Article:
By Dylan McGuinness | Boston Globe

Commercial fishermen off Cape Cod may have caught a shark this month that was carrying an expensive piece of tracking technology, and a nonprofit organization is offering a $1,000 reward for the equipment’s return.

A satellite tag on the fin of a shark. Guy Harvey Ocean Foundation

A satellite tag on the fin of a shark. Guy Harvey Ocean Foundation

The satellite tag had been placed in May on the dorsal fin of a 6-foot mako shark, which was tagged near Ocean City, Md., the Guy Harvey Ocean Foundation said. But since mid-August, the device has been sending signals exclusively from a North Falmouth neighborhood near New Silver Beach.

The tag is one of about a dozen transmitters that are still sending data to the foundation, executive director Greg Jacoski said. The tags are used to research the sharks’ migration patterns and are worth about $4,000 each, Jacoski said.

“We’re pretty confident it’s with the fishermen,” Jacoski said. “We get reports of where the tags are reporting from, and they’re accurate to within a couple hundred yards.”

The tags are seldom found and seldom returned, Jacoski said.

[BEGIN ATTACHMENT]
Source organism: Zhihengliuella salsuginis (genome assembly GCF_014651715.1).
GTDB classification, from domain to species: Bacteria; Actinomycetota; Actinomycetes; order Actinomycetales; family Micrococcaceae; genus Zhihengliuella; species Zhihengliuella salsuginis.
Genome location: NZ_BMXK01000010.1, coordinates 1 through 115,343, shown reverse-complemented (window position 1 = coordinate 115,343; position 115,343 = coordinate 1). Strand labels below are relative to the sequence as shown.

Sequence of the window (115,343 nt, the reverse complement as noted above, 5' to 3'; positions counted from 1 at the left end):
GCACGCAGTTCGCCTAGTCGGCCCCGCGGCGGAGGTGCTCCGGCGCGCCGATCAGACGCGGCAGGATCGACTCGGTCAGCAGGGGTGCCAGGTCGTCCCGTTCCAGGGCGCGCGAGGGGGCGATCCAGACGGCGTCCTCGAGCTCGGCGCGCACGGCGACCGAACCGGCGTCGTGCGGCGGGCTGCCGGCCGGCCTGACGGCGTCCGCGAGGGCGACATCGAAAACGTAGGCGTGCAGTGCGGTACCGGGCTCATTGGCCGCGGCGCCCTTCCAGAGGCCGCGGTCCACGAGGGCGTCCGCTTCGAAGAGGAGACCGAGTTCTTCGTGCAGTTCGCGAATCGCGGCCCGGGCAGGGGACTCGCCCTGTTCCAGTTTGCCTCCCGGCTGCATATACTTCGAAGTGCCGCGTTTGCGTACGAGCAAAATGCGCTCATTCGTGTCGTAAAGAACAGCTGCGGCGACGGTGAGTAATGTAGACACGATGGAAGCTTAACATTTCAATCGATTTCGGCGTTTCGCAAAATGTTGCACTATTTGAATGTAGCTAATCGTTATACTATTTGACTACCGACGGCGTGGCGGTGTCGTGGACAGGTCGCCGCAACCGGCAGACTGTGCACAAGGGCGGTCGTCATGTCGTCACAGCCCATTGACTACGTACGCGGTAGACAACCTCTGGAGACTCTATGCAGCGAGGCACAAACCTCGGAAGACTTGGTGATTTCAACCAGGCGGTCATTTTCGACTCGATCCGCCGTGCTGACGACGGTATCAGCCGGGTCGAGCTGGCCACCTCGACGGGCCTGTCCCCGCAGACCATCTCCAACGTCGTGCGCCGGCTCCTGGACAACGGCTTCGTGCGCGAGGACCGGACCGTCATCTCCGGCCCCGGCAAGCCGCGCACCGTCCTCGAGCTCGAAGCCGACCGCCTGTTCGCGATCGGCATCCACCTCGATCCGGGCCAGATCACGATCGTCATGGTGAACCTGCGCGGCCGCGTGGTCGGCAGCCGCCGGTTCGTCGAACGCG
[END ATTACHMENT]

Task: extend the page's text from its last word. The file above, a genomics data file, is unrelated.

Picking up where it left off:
“We do our best to get the tags back when we can,” Jacoski said. “We offer a reward just because these tags are so expensive. It’s more cost-effective to get an old tag back, refurbish it, download the information it has collected, and send it back out.”

About 30 percent of the tagged makos are caught by commercial fisherman, Jacoski said.

A satellite tag. Guy Harvey Ocean Foundation

A satellite tag. Guy Harvey Ocean Foundation

“That’s one of the issues facing makos right now; they’re tasty,” Jacoski said. “So it is legal to fish them, and there is a market for them.”

Fishing makos requires a special permit from the National Oceanic and Atmospheric Association, the foundation said.

Contact information for the foundation is on the tag. Read more…

 

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